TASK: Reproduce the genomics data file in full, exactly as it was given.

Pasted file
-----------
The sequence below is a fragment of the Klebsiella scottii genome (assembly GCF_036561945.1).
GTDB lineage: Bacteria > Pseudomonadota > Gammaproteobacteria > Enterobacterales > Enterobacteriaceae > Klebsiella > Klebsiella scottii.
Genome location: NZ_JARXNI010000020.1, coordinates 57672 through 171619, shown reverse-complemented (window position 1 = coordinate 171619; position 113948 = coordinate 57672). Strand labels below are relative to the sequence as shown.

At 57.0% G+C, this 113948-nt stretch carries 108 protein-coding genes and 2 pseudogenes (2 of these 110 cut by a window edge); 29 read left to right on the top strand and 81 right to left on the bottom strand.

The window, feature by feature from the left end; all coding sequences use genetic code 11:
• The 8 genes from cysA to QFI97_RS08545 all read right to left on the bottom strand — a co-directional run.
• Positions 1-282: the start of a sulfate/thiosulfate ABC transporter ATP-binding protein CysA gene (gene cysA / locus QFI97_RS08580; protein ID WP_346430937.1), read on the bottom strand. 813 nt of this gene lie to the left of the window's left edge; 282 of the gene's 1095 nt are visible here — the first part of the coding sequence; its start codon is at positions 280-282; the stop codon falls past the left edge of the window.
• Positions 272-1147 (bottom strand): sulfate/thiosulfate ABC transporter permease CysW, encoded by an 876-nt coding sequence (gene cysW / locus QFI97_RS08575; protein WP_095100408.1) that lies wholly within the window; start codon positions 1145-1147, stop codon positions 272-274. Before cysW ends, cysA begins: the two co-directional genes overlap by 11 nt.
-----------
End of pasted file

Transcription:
The sequence below is a fragment of the Klebsiella scottii genome (assembly GCF_036561945.1).
GTDB lineage: Bacteria > Pseudomonadota > Gammaproteobacteria > Enterobacterales > Enterobacteriaceae > Klebsiella > Klebsiella scottii.
Genome location: NZ_JARXNI010000020.1, coordinates 57672 through 171619, shown reverse-complemented (window position 1 = coordinate 171619; position 113948 = coordinate 57672). Strand labels below are relative to the sequence as shown.

At 57.0% G+C, this 113948-nt stretch carries 108 protein-coding genes and 2 pseudogenes (2 of these 110 cut by a window edge); 29 read left to right on the top strand and 81 right to left on the bottom strand.

The window, feature by feature from the left end; all coding sequences use genetic code 11:
• The 8 genes from cysA to QFI97_RS08545 all read right to left on the bottom strand — a co-directional run.
• Positions 1-282: the start of a sulfate/thiosulfate ABC transporter ATP-binding protein CysA gene (gene cysA / locus QFI97_RS08580; protein ID WP_346430937.1), read on the bottom strand. 813 nt of this gene lie to the left of the window's left edge; 282 of the gene's 1095 nt are visible here — the first part of the coding sequence; its start codon is at positions 280-282; the stop codon falls past the left edge of the window.
• Positions 272-1147 (bottom strand): sulfate/thiosulfate ABC transporter permease CysW, encoded by an 876-nt coding sequence (gene cysW / locus QFI97_RS08575; protein WP_095100408.1) that lies wholly within the window; start codon positions 1145-1147, stop codon positions 272-274. Before cysW ends, cysA begins: the two co-directional genes overlap by 11 nt.